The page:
Jesus told his disciples this parable:
The kingdom of heaven is like a landowner who went out early in the morning, around 6 o’clock, to hire laborers for his vineyard. After agreeing with the laborers for the usual daily wage of one denarius, he sent them into his vineyard.
When he went out about nine o’clock, he saw others standing idle in the marketplace; and he said to them, “You also go into the vineyard, and I will pay you whatever is right.” So, they went.
When he went out again about noon and about three o’clock, he did the same.
And about five o’clock he went out and found others standing around; and he said to them, “Why are you standing here idle all day?” They said to him, “Because no one has hired us.” He said to them, “You also go into the vineyard.”
Around 6 o’clock, when evening came, the lord of the vineyard said to his foreman, “Call the laborers and give them their pay, beginning with the last and then going to the first.”
When those hired about five o’clock came, each of them received the usual daily wage of one denarius. Now when the first came, they thought they would receive more for their twelve hours of labor; but each of them also received the usual daily wage. And when they received it, they grumbled against the landowner, saying, “These last worked only one hour, and you have made them equal to us who have borne the burden of the day and the scorching heat.”
But he replied to the ringleader, “Friend, I am not cheating you. Did you not make an agreement with me for one denarius? Take your denarius and go! I wish to give to this last one the same as I give to you. Is it not permissible to do what I wish with the things that are mine? Or are you envious because I am generous?”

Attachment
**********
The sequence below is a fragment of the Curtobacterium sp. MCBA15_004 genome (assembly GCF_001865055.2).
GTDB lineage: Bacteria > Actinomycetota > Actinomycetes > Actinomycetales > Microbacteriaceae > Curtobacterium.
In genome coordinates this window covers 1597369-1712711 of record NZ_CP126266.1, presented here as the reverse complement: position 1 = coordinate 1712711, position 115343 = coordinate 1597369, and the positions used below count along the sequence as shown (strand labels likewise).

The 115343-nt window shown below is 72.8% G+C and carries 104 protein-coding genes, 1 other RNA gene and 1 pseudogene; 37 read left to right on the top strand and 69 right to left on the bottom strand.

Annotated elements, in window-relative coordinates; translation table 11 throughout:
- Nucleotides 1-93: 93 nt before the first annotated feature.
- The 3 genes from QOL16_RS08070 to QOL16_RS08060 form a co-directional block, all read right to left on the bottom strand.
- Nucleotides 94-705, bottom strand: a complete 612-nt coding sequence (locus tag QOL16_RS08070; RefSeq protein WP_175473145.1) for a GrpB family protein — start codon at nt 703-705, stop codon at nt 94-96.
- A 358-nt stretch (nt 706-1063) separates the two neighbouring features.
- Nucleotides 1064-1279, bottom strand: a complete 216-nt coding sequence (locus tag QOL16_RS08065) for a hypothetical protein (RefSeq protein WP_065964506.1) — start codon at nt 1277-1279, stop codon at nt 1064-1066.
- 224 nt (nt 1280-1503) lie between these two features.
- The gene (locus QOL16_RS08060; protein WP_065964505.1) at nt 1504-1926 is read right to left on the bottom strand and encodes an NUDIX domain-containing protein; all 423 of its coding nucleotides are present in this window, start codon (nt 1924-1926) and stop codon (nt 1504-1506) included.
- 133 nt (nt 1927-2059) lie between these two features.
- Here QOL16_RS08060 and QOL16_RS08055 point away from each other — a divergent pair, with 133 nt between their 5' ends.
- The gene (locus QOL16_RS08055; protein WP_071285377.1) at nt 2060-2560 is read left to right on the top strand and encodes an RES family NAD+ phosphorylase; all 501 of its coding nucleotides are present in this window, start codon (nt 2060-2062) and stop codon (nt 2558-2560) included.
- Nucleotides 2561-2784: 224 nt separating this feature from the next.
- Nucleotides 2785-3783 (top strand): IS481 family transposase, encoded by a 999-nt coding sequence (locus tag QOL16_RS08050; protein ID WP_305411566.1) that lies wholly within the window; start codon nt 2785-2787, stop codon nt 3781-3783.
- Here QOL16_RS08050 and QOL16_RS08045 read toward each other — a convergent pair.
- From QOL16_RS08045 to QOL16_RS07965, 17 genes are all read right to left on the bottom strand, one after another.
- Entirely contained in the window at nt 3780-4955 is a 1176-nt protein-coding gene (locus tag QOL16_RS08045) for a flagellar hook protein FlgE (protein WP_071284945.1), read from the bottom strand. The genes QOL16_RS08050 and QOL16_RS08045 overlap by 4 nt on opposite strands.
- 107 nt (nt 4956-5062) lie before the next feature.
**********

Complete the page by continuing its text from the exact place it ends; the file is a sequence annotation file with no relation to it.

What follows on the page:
So, the last will be first, and the first will be last.
(Matthew 20: 1-16)
Knowing the historical context in which this parable was told can lead to some unusual and even disturbing conclusions about its meaning. In first-century Palestine, work was scarce and poverty widespread. Day laborers were peasants who had lost their land through indebtedness. If they were no longer needed as tenant farmers for the new landowners, they would become part of the “expendable” class. They were on a downward spiral and were desperate for work to survive. They did not have many options. They could choose between day labor or robbery. If they were too weak for either of these, they would become beggars at the gate (like Lazarus) until they died of hunger and disease. When Thomas Hobbes (1588–1679), reflecting on the fate of peasants in a time of war, said that the life of humanity was “solitary, poor, nasty, brutish, and short,” it could aptly apply to the expendable class in the time of Jesus.
Jesus brings together the social extremes of an agrarian society: the elites and the expendables. And he arranges this meeting at a time when the elites were dependent on the lowliest of laborers. To ensure a timely harvest, the landowner needed their labor.